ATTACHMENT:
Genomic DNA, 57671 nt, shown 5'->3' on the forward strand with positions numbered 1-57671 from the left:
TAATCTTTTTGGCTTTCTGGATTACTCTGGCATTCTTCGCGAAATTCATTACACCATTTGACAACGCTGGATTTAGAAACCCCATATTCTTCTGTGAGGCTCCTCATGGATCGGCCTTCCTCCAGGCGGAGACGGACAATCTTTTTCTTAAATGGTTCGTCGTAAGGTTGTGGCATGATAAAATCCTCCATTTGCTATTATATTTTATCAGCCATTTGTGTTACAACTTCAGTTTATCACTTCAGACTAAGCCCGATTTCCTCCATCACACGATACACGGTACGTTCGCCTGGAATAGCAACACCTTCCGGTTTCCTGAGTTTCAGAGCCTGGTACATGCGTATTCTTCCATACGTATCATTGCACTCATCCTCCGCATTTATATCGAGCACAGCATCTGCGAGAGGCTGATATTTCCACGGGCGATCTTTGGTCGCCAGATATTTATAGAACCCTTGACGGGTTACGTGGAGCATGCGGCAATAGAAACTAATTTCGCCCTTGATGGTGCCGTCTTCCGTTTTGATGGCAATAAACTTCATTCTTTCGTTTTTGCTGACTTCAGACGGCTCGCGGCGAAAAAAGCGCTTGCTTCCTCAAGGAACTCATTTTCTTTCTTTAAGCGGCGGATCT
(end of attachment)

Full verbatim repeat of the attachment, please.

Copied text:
Genomic DNA, 57671 nt, shown 5'->3' on the forward strand with positions numbered 1-57671 from the left:
TAATCTTTTTGGCTTTCTGGATTACTCTGGCATTCTTCGCGAAATTCATTACACCATTTGACAACGCTGGATTTAGAAACCCCATATTCTTCTGTGAGGCTCCTCATGGATCGGCCTTCCTCCAGGCGGAGACGGACAATCTTTTTCTTAAATGGTTCGTCGTAAGGTTGTGGCATGATAAAATCCTCCATTTGCTATTATATTTTATCAGCCATTTGTGTTACAACTTCAGTTTATCACTTCAGACTAAGCCCGATTTCCTCCATCACACGATACACGGTACGTTCGCCTGGAATAGCAACACCTTCCGGTTTCCTGAGTTTCAGAGCCTGGTACATGCGTATTCTTCCATACGTATCATTGCACTCATCCTCCGCATTTATATCGAGCACAGCATCTGCGAGAGGCTGATATTTCCACGGGCGATCTTTGGTCGCCAGATATTTATAGAACCCTTGACGGGTTACGTGGAGCATGCGGCAATAGAAACTAATTTCGCCCTTGATGGTGCCGTCTTCCGTTTTGATGGCAATAAACTTCATTCTTTCGTTTTTGCTGACTTCAGACGGCTCGCGGCGAAAAAAGCGCTTGCTTCCTCAAGGAACTCATTTTCTTTCTTTAAGCGGCGGATCT